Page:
Progress and potatoes

There is so much going on I can barely figure out where to begin this post.

I served on a jury this past week.  It proved to be an educational yet (for this gardener) a highly frustrating process consisting of many episodes of hurry up and wait, while outside, the sun was shining and the garden singing its siren song of spring.  Nonetheless, with the threat of a rainy extended forecast, I managed to get a lot of gardening done in the past few days.  I also donated PLENTY of blood to the local black fly population, ensuring the continuation of the species.  No, no, don’t thank me.  Everyone must do their part.

I was eager to fertilize, finish distributing compost and to get the compost worked into the soil before monsoon season set in.  I managed to finish all the garden beds, and to lay the IRT plastic mulch over the tomato/pepper and squash beds.  I then set the new tomato cages in place to help hold the mulch down.  The tomatoes are getting big.  I can’t decided whether I should pot them up, or try and plant them despite the cool wet weather.  If removed the tomato cages,  could plant the tomatoes and cover them with floating row cover.  Other suggestions, anyone?

I set out all my brassica starts.  I had Violet Queen Cauliflower, 2 different varieties of Early Purple Sprouting Broccoli, Red Cabbage, Broccoli Rabe, Purple Pac Choi, and several varieties of broccoli.  These all went in the bed in the photo on the right.  The brassicas I set out early in May from purchased starts look great, they settled right in and are growing well under the row cover.  Those can be seen in the left photo.  I need to work more on my succession plan of brassicas, and get some Cheddar and Graffiti cauliflower, cabbages, Brussels sprouts and more scheduled.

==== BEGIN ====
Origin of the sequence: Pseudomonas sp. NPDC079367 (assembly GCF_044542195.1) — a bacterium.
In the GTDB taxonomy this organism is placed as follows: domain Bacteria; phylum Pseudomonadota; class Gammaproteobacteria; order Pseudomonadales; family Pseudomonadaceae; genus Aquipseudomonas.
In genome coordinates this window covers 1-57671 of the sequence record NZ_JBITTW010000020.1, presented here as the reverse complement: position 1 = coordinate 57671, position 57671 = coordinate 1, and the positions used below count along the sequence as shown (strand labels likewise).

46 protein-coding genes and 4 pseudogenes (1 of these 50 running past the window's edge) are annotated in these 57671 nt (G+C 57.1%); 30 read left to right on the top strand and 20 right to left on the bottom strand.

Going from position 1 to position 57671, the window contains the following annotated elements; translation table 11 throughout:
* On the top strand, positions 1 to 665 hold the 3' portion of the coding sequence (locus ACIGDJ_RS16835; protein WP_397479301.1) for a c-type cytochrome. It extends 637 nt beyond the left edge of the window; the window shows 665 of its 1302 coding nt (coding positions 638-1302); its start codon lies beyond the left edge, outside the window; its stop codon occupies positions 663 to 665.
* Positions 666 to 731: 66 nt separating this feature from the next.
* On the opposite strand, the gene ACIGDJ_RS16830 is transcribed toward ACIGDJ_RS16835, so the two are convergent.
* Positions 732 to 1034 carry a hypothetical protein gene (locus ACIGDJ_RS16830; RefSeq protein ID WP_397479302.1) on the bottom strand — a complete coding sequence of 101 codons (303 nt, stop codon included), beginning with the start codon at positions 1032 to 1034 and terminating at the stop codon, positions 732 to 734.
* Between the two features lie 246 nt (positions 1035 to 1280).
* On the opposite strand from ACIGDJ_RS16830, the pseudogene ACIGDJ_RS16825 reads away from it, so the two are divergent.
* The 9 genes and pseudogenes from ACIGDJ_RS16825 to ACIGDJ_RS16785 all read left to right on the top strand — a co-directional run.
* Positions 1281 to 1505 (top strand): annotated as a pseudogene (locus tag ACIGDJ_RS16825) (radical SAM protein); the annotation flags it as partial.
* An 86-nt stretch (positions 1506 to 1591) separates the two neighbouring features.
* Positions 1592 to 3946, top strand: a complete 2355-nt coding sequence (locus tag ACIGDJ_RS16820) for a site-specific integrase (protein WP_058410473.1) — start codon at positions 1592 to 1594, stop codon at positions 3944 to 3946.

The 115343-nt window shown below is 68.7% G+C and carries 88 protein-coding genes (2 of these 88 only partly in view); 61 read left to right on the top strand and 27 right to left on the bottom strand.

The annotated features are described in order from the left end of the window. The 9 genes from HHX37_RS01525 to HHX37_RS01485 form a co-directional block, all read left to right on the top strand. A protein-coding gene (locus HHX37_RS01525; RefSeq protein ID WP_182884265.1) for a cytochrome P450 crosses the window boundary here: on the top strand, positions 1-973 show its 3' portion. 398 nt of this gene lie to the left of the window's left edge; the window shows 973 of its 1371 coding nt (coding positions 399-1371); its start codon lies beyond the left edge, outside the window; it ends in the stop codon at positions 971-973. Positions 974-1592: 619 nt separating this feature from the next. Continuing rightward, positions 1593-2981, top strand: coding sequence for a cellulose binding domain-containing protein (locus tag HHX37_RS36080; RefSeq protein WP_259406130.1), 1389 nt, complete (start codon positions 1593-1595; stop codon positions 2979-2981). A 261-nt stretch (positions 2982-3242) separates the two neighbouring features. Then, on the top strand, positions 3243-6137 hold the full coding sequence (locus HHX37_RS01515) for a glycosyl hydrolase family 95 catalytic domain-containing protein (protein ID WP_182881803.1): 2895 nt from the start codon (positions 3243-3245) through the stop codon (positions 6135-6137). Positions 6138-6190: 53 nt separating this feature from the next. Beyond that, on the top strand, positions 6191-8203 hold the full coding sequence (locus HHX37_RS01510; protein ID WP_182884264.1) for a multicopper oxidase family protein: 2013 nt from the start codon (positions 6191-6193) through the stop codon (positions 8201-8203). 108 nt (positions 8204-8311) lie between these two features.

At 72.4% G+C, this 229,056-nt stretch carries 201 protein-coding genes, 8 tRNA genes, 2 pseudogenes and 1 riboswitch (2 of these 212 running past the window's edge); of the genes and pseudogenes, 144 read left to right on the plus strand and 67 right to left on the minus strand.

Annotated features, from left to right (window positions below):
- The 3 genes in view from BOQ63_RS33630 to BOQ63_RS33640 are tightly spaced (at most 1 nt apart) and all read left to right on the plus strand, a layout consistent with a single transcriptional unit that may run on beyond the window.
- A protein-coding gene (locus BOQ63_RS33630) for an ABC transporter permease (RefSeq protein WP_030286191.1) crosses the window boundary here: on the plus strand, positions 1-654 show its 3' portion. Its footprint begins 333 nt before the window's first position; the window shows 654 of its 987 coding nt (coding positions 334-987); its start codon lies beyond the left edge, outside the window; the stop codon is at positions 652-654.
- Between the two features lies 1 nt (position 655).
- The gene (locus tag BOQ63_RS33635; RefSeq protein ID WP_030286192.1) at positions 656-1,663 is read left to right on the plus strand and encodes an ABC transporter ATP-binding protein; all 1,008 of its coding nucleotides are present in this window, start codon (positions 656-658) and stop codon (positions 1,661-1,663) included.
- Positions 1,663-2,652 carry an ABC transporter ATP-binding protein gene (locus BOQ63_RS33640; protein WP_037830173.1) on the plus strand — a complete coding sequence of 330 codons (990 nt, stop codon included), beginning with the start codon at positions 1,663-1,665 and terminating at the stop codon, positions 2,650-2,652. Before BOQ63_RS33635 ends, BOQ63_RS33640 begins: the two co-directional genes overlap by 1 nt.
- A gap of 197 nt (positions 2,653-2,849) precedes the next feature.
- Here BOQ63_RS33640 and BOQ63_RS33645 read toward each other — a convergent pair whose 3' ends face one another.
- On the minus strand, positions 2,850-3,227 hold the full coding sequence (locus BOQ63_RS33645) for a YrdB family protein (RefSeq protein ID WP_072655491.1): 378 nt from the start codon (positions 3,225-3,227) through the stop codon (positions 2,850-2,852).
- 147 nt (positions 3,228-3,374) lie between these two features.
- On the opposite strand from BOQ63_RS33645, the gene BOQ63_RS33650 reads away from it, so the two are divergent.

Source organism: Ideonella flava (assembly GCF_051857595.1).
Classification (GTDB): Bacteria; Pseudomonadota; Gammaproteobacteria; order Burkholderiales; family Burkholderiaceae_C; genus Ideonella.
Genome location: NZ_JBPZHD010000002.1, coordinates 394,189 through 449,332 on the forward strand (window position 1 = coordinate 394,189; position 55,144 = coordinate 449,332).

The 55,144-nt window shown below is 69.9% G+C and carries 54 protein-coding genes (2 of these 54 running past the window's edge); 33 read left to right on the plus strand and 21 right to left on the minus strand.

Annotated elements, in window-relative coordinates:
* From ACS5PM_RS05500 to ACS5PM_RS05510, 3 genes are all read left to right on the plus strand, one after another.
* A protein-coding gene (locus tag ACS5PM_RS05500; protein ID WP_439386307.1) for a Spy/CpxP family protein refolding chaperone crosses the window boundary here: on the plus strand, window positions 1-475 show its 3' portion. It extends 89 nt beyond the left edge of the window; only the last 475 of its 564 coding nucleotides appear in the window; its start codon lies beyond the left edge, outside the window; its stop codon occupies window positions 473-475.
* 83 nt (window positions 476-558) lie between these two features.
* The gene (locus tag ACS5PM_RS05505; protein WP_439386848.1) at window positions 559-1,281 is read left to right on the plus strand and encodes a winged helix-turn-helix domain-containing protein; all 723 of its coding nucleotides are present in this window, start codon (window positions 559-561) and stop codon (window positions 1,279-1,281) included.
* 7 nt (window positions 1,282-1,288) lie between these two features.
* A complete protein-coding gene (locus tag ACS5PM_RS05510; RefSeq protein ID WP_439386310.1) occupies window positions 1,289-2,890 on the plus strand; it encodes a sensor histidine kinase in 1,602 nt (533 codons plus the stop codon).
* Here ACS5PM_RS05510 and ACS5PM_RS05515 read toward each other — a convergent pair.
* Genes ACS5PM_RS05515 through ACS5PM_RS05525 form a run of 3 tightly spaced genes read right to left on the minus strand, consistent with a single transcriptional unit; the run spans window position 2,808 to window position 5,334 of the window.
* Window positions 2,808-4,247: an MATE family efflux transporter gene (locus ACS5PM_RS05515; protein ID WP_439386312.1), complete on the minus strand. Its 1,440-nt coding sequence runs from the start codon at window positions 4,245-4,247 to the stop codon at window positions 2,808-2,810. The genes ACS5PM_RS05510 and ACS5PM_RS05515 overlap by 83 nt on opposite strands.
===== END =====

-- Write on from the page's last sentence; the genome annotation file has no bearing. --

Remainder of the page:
I also sowed some radish and carrot seeds using my handy planting jigs.  Next week I’ll plant a second square of each.  I figure with this rain I should have good carrot germination.

The last task was to get my potatoes planted.  I used the deep hole method again, digging a hole, setting the seed potato in the hole, then covering it with soil.  As the plant grows I’ll continue to fill in the hole with soil and compost.  I planted an assortment of Carola, Yellow Finn, and fingerling potatoes.  Now that the ‘taters are planted, I feel like I have a bit of breathing room.  Well, except for the tomatoes.

This week while it rains outside, I will content myself with starting a few seeds, kale and greens for chicken salad, chard, herbs, and maybe some cukes and squash.  If the sun comes out, or the rain stops, I will sow my second planting of peas, and some beets.

Another big project was weeding the hoophouse, and preparing the cuke bed.  I’m going to use the IRT mulch for the cukes and melons.  I weeded, added compost and fertilizer, spread the IRT mulch, and planted some Socrates cucumbers, which are supposed to be cold tolerant.  We’ll see how that goes, the soil felt pretty warm.  As lettuce comes out, I will do the amend and mulch the rest of the hoophouse, which will be planted with cukes, melons and tomatoes.  Melons and cukes will be encouraged to scramble out the side and climb the fence just outside the hoophouse, and the tomatoes will be in special cages.